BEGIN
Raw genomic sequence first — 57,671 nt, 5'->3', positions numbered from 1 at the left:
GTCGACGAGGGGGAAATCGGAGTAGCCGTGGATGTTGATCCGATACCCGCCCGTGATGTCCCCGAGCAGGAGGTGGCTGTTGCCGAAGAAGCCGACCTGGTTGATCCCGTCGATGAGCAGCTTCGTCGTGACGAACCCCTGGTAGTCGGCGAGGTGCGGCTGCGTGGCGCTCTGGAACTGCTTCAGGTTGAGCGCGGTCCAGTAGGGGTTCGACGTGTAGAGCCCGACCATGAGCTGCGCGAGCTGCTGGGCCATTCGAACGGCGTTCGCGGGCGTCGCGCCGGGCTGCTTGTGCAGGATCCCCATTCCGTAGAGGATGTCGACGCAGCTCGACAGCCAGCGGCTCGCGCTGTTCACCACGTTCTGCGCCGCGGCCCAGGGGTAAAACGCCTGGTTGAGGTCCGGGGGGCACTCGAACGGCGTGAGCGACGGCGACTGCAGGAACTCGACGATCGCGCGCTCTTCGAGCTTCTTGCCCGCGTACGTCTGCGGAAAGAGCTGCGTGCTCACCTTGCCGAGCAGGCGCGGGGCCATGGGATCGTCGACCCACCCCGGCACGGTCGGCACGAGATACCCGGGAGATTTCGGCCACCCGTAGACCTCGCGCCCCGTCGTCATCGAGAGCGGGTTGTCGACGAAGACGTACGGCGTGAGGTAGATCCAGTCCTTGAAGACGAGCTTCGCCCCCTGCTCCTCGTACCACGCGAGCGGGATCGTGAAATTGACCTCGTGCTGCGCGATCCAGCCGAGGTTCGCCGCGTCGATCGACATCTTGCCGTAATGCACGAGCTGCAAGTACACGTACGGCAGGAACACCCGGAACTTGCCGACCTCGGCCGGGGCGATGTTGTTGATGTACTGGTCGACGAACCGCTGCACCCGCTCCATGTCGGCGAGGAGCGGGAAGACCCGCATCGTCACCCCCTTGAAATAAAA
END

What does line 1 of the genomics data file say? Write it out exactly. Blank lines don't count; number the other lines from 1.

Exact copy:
Raw genomic sequence first — 57,671 nt, 5'->3', positions numbered from 1 at the left: